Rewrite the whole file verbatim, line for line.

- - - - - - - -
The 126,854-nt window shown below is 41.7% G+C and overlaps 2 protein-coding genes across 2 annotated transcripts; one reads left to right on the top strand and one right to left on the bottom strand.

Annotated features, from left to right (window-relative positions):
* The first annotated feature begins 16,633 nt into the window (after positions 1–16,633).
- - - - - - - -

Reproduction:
The 126,854-nt window shown below is 41.7% G+C and overlaps 2 protein-coding genes across 2 annotated transcripts; one reads left to right on the top strand and one right to left on the bottom strand.

Annotated features, from left to right (window-relative positions):
* The first annotated feature begins 16,633 nt into the window (after positions 1–16,633).